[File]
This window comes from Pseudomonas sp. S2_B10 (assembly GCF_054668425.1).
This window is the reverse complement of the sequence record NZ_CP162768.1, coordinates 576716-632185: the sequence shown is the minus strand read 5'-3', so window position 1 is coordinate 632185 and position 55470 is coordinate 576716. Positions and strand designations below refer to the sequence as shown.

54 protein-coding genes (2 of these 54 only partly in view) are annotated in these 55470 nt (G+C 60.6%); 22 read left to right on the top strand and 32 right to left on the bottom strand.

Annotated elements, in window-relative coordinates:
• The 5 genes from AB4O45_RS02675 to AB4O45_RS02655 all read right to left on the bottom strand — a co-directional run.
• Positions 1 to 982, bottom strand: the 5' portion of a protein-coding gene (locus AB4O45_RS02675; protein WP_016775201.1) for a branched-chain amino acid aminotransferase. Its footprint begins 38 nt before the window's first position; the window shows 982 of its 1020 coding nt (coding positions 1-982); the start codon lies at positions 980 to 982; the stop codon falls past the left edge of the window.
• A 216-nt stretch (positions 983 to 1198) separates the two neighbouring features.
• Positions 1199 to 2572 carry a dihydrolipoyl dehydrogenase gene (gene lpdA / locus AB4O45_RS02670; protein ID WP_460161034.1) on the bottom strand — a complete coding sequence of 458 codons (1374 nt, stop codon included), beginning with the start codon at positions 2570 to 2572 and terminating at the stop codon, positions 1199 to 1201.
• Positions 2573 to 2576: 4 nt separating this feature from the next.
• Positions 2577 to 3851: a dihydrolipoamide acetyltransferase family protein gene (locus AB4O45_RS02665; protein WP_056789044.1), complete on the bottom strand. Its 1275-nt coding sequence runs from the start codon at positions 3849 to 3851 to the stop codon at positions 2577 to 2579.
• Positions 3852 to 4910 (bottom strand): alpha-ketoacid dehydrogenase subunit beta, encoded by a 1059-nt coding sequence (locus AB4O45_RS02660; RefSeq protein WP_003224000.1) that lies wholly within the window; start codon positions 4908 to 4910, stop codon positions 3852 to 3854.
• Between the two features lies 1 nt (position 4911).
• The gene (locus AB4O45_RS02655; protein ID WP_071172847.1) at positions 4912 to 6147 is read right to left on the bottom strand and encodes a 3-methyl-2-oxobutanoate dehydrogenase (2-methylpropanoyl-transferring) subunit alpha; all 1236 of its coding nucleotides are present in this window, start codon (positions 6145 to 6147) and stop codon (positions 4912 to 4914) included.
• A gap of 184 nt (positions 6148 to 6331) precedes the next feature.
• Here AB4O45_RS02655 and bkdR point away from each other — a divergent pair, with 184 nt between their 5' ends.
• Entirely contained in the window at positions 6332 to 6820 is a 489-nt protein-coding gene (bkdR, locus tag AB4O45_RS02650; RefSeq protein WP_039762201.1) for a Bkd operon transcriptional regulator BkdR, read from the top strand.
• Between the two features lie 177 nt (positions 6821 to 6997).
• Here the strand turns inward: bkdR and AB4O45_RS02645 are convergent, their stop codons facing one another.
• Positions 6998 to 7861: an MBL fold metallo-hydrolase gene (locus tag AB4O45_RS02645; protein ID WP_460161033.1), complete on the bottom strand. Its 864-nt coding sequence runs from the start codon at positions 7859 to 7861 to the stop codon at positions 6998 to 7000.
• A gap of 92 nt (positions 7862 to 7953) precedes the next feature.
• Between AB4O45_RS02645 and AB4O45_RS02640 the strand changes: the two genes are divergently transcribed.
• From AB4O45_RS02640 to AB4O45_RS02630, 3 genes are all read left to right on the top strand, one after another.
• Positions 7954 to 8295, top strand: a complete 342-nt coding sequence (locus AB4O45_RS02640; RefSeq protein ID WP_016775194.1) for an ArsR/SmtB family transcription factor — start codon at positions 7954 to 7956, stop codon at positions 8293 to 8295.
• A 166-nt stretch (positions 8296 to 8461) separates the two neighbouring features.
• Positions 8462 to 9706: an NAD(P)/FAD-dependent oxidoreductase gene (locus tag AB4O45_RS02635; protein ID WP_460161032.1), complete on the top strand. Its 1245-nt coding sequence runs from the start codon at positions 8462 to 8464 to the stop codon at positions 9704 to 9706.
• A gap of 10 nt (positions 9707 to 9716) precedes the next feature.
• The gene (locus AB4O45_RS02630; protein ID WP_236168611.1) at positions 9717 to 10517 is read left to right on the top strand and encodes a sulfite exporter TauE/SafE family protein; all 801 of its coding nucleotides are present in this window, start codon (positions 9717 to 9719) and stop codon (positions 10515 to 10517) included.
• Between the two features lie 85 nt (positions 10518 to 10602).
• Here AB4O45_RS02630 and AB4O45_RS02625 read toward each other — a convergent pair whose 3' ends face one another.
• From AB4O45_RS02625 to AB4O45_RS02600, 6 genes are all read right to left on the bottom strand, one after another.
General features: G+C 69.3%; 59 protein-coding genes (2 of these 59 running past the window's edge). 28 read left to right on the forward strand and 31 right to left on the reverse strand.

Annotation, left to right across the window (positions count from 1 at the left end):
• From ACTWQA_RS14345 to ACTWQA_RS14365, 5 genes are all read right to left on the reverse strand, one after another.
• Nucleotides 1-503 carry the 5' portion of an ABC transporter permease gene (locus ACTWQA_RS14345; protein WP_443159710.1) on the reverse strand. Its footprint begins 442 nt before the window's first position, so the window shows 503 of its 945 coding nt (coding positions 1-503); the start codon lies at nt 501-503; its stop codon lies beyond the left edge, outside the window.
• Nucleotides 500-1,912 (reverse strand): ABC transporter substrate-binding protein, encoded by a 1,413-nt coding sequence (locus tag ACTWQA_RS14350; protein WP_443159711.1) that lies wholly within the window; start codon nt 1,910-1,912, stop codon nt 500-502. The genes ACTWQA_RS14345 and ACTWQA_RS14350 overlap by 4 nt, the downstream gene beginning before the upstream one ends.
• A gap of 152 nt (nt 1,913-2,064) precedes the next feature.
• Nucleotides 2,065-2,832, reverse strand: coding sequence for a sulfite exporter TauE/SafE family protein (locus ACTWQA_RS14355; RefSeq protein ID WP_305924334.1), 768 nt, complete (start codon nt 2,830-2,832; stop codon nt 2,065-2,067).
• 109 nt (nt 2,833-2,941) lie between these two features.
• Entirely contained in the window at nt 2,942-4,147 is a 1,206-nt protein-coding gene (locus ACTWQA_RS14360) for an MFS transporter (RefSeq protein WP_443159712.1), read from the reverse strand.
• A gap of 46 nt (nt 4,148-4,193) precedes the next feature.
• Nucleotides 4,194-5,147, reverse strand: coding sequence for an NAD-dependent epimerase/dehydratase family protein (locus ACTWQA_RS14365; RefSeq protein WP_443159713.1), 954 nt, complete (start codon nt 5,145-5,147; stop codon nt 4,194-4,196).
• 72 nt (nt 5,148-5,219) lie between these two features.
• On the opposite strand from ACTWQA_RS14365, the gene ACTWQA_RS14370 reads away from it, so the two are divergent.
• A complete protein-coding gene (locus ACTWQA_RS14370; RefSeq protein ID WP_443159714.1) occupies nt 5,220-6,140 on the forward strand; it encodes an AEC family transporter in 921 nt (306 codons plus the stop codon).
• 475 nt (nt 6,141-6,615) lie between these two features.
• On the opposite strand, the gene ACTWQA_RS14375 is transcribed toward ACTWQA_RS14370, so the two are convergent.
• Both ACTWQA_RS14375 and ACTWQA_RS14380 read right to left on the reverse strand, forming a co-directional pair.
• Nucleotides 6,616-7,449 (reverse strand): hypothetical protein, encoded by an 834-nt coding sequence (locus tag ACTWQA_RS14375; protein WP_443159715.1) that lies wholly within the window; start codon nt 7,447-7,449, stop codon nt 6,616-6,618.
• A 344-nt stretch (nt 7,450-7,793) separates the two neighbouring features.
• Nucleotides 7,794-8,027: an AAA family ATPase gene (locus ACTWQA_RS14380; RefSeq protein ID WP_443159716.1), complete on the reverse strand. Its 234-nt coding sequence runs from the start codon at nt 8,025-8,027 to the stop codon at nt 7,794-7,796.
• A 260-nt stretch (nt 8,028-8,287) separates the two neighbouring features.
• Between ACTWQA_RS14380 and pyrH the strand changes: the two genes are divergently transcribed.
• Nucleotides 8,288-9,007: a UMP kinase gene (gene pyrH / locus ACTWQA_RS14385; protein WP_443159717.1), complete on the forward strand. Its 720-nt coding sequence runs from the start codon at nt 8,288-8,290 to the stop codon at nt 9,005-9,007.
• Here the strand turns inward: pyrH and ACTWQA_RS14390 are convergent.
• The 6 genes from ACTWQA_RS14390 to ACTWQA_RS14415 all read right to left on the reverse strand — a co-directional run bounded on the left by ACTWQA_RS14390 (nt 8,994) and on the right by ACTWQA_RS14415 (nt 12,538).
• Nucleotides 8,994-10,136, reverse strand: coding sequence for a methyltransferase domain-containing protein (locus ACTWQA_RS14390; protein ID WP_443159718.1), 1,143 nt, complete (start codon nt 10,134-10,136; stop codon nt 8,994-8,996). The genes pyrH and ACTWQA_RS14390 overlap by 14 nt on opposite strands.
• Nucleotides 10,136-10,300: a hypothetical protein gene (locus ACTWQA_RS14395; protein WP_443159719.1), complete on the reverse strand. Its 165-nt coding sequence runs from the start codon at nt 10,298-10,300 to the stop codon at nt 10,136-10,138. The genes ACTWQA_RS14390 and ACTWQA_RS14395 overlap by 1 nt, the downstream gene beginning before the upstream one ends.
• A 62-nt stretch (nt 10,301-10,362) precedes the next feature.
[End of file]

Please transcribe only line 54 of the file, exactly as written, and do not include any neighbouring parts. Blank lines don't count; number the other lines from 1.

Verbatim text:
• Here the strand turns inward: pyrH and ACTWQA_RS14390 are convergent.